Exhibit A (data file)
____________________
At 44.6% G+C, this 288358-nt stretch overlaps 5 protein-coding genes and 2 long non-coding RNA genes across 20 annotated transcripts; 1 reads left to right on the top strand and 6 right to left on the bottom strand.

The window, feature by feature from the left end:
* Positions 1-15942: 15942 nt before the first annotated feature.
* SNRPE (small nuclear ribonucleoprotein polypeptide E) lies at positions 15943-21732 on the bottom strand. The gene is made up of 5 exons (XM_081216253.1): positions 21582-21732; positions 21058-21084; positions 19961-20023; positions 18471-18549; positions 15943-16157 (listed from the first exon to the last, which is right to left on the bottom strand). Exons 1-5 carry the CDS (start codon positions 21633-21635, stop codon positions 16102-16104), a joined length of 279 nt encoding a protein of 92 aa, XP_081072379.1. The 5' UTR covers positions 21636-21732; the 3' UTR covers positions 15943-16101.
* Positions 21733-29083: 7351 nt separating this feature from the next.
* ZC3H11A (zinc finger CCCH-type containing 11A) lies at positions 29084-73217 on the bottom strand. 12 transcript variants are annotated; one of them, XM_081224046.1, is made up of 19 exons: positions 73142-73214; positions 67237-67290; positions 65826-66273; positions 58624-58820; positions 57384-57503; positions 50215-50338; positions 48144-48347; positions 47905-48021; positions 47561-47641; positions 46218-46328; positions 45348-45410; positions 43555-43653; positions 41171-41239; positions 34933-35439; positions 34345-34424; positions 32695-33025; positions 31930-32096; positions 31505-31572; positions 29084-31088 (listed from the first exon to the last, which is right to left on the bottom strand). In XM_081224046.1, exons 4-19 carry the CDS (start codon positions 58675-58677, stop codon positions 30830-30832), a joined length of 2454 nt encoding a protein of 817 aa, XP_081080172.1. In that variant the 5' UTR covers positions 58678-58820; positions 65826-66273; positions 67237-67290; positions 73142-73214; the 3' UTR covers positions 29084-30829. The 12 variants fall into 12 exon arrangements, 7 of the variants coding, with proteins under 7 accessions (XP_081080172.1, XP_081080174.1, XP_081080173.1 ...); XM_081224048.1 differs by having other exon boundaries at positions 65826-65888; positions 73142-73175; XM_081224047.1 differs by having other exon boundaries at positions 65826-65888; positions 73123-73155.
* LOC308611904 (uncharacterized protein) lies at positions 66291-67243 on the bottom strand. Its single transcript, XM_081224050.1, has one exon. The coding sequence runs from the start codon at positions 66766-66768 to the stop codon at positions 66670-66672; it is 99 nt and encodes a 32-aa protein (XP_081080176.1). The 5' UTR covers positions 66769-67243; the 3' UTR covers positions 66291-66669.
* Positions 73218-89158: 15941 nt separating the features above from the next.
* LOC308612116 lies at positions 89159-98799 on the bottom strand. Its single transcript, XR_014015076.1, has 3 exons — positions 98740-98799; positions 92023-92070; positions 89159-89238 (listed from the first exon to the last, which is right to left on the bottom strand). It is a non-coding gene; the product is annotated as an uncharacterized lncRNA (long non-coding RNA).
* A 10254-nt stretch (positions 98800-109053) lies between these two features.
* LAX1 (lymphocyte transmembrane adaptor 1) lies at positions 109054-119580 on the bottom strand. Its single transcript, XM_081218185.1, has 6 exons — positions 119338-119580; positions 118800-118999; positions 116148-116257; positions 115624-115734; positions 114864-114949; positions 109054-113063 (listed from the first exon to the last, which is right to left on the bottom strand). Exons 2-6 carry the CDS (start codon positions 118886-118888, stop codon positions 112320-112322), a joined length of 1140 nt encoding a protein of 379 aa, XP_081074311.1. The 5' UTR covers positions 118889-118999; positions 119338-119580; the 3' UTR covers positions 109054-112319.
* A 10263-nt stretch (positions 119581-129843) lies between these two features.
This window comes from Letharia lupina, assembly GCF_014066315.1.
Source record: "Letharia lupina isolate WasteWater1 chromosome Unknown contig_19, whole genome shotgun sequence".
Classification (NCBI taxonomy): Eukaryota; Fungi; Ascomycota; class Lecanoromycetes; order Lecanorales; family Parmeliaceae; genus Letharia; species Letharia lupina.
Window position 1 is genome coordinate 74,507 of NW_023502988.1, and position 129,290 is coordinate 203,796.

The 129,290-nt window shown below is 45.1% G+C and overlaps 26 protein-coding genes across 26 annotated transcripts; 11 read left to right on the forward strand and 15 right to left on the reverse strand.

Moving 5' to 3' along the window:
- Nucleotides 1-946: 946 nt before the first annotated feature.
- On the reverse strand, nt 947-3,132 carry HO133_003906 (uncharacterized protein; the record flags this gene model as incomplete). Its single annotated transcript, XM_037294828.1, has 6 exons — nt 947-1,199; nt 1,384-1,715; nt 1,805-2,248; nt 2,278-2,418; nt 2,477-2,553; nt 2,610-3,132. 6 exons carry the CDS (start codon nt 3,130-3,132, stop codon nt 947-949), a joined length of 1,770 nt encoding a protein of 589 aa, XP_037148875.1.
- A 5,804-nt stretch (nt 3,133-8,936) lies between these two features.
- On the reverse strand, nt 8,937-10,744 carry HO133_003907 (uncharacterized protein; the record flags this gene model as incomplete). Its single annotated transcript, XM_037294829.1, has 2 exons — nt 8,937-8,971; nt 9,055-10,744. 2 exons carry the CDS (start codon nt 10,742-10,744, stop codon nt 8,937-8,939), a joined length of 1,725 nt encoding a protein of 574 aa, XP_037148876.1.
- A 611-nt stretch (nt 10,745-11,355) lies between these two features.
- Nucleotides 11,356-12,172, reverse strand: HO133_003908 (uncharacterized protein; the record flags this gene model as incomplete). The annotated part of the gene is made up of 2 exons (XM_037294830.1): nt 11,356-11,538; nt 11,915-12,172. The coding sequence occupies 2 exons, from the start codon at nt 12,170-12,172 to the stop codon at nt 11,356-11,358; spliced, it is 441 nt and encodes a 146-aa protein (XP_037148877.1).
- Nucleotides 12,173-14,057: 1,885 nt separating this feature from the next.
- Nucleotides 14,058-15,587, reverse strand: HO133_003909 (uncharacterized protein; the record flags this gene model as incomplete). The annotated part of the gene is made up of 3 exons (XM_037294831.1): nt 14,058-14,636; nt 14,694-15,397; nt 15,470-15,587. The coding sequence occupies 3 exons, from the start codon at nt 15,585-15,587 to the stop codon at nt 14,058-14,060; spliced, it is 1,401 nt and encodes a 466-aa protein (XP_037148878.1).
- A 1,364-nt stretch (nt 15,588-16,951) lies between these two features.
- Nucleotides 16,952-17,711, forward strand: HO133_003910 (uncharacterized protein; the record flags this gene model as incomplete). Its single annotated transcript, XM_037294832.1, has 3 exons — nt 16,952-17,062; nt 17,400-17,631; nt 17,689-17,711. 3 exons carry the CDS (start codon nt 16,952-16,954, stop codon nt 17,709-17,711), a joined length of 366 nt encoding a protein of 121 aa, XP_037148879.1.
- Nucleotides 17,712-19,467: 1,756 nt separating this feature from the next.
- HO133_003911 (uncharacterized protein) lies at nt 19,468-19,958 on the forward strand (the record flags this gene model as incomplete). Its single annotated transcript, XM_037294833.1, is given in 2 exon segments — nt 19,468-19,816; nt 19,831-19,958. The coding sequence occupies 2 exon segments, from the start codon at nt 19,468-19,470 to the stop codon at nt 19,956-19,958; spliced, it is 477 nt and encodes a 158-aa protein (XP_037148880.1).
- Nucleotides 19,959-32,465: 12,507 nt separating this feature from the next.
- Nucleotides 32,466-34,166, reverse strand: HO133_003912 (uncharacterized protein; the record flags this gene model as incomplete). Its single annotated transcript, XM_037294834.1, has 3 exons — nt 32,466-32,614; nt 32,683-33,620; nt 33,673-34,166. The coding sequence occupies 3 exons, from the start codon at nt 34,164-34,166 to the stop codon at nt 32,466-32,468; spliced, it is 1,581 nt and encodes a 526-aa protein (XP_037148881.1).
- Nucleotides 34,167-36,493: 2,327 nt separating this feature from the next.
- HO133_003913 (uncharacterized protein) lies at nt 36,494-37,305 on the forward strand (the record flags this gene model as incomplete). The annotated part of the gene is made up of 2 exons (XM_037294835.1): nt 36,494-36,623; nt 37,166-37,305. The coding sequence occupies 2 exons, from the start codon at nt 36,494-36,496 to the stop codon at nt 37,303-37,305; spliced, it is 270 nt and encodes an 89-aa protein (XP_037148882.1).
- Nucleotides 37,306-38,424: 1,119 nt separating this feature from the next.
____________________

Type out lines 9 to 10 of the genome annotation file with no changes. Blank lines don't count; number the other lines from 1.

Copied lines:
* LOC308612116 lies at positions 89159-98799 on the bottom strand. Its single transcript, XR_014015076.1, has 3 exons — positions 98740-98799; positions 92023-92070; positions 89159-89238 (listed from the first exon to the last, which is right to left on the bottom strand). It is a non-coding gene; the product is annotated as an uncharacterized lncRNA (long non-coding RNA).
* A 10254-nt stretch (positions 98800-109053) lies between these two features.